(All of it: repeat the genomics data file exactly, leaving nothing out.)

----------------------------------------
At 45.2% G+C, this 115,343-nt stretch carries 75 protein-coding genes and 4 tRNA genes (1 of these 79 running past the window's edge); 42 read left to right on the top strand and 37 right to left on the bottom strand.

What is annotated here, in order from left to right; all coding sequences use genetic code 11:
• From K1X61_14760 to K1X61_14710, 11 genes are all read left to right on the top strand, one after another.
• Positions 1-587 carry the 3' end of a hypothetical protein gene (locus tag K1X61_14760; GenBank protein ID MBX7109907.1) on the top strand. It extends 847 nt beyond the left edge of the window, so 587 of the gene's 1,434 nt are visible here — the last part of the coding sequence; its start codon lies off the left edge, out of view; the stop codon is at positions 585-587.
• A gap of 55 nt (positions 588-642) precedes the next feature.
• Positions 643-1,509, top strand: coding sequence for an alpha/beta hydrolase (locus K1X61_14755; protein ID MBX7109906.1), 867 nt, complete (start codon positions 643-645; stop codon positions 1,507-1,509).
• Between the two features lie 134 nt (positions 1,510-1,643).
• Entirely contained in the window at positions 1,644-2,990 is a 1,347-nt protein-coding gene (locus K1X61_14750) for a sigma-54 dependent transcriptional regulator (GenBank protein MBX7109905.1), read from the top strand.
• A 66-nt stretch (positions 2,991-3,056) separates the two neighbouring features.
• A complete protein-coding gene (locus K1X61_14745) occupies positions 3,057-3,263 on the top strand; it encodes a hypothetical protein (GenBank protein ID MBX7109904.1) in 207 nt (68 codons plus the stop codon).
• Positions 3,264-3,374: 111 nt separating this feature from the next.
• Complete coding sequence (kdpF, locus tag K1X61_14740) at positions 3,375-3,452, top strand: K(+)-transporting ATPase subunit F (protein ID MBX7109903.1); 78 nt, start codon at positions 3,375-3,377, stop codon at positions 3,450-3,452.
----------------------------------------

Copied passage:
At 45.2% G+C, this 115,343-nt stretch carries 75 protein-coding genes and 4 tRNA genes (1 of these 79 running past the window's edge); 42 read left to right on the top strand and 37 right to left on the bottom strand.

What is annotated here, in order from left to right; all coding sequences use genetic code 11:
• From K1X61_14760 to K1X61_14710, 11 genes are all read left to right on the top strand, one after another.
• Positions 1-587 carry the 3' end of a hypothetical protein gene (locus tag K1X61_14760; GenBank protein ID MBX7109907.1) on the top strand. It extends 847 nt beyond the left edge of the window, so 587 of the gene's 1,434 nt are visible here — the last part of the coding sequence; its start codon lies off the left edge, out of view; the stop codon is at positions 585-587.
• A gap of 55 nt (positions 588-642) precedes the next feature.
• Positions 643-1,509, top strand: coding sequence for an alpha/beta hydrolase (locus K1X61_14755; protein ID MBX7109906.1), 867 nt, complete (start codon positions 643-645; stop codon positions 1,507-1,509).
• Between the two features lie 134 nt (positions 1,510-1,643).
• Entirely contained in the window at positions 1,644-2,990 is a 1,347-nt protein-coding gene (locus K1X61_14750) for a sigma-54 dependent transcriptional regulator (GenBank protein MBX7109905.1), read from the top strand.
• A 66-nt stretch (positions 2,991-3,056) separates the two neighbouring features.
• A complete protein-coding gene (locus K1X61_14745) occupies positions 3,057-3,263 on the top strand; it encodes a hypothetical protein (GenBank protein ID MBX7109904.1) in 207 nt (68 codons plus the stop codon).
• Positions 3,264-3,374: 111 nt separating this feature from the next.
• Complete coding sequence (kdpF, locus tag K1X61_14740) at positions 3,375-3,452, top strand: K(+)-transporting ATPase subunit F (protein ID MBX7109903.1); 78 nt, start codon at positions 3,375-3,377, stop codon at positions 3,450-3,452.